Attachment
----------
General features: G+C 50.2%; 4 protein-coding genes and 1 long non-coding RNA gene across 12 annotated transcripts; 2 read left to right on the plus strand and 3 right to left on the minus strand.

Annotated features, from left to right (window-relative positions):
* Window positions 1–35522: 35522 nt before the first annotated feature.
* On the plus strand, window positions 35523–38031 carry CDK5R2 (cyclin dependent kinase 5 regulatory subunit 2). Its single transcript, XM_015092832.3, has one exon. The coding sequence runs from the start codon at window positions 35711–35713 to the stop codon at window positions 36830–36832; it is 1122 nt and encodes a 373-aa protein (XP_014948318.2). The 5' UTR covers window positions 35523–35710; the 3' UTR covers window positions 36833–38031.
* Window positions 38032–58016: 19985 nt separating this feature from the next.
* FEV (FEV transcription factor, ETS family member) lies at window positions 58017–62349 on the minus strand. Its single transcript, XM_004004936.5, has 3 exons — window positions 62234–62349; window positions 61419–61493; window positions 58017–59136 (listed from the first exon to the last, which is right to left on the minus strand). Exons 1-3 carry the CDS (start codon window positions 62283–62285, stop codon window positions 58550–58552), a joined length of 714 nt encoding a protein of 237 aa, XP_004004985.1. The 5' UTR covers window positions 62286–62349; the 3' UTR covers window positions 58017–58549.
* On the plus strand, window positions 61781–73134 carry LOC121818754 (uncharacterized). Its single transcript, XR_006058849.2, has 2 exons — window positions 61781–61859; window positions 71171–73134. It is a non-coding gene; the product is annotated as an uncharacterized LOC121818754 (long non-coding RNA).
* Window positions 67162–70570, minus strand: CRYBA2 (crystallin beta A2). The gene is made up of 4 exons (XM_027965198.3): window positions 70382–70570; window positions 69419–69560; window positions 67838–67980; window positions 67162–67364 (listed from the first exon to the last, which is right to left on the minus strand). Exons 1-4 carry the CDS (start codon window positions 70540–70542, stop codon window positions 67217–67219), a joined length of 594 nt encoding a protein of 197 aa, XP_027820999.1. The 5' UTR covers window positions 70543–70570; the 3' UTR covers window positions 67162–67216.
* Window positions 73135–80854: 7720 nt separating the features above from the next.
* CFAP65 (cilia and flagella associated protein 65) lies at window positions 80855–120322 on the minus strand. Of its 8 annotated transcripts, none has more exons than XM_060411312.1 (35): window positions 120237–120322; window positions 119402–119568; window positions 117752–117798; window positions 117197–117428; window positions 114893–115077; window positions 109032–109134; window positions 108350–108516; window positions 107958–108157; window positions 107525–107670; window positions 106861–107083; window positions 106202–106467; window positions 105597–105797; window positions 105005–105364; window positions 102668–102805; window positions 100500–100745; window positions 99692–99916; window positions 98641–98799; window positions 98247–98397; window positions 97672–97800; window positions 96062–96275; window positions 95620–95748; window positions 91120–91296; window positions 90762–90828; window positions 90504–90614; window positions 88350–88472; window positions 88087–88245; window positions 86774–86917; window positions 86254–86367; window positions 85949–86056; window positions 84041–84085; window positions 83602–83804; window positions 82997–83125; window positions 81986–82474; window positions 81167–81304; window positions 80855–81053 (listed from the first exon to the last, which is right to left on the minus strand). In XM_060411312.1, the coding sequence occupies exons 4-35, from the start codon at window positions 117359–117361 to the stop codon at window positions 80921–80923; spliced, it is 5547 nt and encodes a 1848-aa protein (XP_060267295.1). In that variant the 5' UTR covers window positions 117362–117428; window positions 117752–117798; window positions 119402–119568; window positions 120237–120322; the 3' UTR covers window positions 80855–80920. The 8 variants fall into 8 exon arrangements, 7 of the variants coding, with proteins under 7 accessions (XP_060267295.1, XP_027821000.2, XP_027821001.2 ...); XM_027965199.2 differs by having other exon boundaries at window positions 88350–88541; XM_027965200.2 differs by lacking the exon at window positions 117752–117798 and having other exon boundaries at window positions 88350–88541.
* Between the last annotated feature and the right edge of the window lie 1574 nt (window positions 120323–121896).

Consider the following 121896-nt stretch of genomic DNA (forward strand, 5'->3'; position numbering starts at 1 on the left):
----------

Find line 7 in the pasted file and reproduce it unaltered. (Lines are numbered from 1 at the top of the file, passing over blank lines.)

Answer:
* On the plus strand, window positions 61781–73134 carry LOC121818754 (uncharacterized). Its single transcript, XR_006058849.2, has 2 exons — window positions 61781–61859; window positions 71171–73134. It is a non-coding gene; the product is annotated as an uncharacterized LOC121818754 (long non-coding RNA).